MAIL ART AND ITS PLACE IN THE WORLD TODAY
By Clemente Padín, Uruguay.
At a cultural level, the dominance of the great powers is expressed in the imposition of their own values reaching all corners of the planet through the mass media, including the internet. The peoples and countries are dragged by the dynamics of globalization. It is about the second capitalist revolution. Economic globalization reaches everyone leaving aside democracies, sovereignties and borders, imposing the philosophy of „the greatest possible profit“. This brutal concentration of financial capital and power has expanded, among other things, thanks to the extraordinary development of communication technologies.
Precisely, that has been the historical goal of mail art: the „Eternal Network“ by Robert Filliou, the utopian project, perhaps unattainable, of the permanent communication of all through all available means, the eternal development of communication without limits. Tragic paradox, no doubt, because it has been thanks to this expansion of communications that capitalism has managed to impose its economic structure and its „culture of profit“ to the whole world. It has been the globalization of their lifestyles aimed at enrichment at any price, the globalization of absolute alienation, living outside ourselves for today’s Mollock, money via credit card. Of course, the Network of Filliou aims at the globalization of human values, today violated in almost all the world, for the sake of achieving a life in peace and enjoyment without the daily drama of living as animals behind a piece of bread in an environment impoverished by the savage exploitation of natural resources.
It would be strange, then, that cultural activity, as a productive activity of men, would be left out of these structural budgets. The gigantic conglomerates of the cultural industry are realizing their possible profitability: the big publishing groups, the business collution for musical diffusion, the mafias of the art market, the producers and cinematographic companies, etc. Far from contributing to the diffusion and enhancement of culture, these large concentrations of the cultural industry banalize and impoverish it because, now, the aesthetic or communication value does not count at all but its price in the art market in line with the ideological needs of the system. Price, logically, manipulated according to the lucrative interests of the publishing firm and the associated corporations.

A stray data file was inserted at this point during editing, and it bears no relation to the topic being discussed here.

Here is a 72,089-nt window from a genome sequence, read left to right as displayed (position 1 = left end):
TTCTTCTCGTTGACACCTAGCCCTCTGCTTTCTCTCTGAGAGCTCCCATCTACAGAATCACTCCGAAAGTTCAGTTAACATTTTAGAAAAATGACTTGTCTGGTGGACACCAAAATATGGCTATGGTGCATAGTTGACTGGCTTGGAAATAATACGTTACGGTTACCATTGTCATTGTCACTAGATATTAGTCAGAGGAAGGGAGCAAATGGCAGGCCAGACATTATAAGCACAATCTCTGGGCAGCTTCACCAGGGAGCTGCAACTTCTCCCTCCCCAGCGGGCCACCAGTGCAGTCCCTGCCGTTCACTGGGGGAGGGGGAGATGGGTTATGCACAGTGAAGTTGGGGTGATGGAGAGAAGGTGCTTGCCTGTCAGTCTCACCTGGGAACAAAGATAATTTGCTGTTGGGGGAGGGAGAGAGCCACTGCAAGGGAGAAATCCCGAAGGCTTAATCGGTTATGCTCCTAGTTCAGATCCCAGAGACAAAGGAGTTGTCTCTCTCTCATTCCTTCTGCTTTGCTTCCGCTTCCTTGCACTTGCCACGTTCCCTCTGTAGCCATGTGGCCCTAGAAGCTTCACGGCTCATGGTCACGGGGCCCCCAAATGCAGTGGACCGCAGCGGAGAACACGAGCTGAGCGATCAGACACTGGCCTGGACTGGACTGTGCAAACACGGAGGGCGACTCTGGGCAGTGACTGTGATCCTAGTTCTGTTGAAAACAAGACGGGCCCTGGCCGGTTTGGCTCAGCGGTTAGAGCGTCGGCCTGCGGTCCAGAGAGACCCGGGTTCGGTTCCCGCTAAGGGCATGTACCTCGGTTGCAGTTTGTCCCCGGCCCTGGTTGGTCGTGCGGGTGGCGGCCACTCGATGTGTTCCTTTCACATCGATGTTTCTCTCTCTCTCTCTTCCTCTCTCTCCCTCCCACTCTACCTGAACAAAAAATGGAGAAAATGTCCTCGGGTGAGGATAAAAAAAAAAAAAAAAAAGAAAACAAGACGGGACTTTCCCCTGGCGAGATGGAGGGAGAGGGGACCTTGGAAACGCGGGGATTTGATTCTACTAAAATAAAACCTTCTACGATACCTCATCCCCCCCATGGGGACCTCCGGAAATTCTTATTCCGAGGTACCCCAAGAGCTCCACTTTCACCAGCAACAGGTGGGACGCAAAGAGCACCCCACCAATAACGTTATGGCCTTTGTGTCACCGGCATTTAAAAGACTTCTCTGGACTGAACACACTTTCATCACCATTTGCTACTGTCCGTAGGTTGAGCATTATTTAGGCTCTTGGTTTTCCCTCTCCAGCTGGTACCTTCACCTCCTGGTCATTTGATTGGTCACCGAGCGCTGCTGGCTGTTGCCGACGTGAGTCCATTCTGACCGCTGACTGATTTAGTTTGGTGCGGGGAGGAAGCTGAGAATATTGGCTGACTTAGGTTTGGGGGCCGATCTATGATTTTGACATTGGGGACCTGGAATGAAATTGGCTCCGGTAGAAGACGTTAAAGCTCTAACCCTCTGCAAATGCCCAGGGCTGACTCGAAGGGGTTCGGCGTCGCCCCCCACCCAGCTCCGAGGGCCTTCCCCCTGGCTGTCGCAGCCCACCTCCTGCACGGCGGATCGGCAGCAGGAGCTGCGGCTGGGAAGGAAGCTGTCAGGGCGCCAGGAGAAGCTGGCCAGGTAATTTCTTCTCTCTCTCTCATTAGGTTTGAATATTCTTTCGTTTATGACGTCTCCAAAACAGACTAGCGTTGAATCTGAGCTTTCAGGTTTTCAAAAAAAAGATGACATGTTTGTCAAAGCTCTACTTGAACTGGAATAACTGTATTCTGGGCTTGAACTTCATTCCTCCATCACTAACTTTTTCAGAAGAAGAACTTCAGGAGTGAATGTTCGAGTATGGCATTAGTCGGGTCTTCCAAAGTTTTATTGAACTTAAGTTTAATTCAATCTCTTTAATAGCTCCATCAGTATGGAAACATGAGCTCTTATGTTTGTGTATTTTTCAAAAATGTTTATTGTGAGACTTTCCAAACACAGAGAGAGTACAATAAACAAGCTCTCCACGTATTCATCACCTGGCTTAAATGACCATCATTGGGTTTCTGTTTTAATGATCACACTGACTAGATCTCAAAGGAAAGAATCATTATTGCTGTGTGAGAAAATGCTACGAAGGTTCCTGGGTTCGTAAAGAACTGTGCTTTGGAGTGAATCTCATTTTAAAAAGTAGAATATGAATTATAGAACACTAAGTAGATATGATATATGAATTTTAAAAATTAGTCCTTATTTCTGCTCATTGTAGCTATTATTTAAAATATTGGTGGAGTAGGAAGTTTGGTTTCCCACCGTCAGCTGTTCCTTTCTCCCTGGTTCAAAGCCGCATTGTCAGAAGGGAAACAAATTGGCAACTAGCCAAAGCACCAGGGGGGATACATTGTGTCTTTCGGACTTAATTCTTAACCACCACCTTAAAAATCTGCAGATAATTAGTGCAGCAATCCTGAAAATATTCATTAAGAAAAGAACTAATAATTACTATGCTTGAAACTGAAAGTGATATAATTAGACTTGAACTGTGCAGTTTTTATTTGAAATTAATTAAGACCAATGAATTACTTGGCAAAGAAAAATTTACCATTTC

Globalization and its concomitant phenomena do not pursue so much the conquest of countries, but the control of markets. It does not imply the conquest of territories but the possession of richness. At the cultural level it means the substitution of the local culture for the imperial one. Uses and customs, clothing, language, money, sports, history: the application of great standards that erase the differences between human groups, destroying diversity and differences. Paradoxically, this is another of the great goals of mail art: the achievement of a single language that makes us brothers and sisters and unites us above ethnic or economic differences. It is the „pen“ of Guillermo Deisler that „erases the borders“. Only that the brotherhood that promotes the first world and globalization is through the consumption of its products. As it reads in an advertisement: „Twinned in PEPSI“. Globalization not only ends with differences and diversity, but also humanity itself. While global food production has risen, by virtue of great technological advances, to 110% of the world’s needs, approximately 30 million people continue to die of hunger annually while another 800 million live in under-consumption.
When democracy and freedom are reborn in a world that has eliminated the worst authoritarian regimes, the censures and manipulations reappear the ghosts of the past, above all, the control of societies through the media: the numbness of consciences, to distance them from the „dangers“ of social action, to tolerate misery because of their „divine“ or „supernatural“ reason, the „laissez faire“, the cultivation of the personal garden (Voltaire), the concerns centered on the „I“ „and its aggrandizement (to the detriment of others, of course), etc.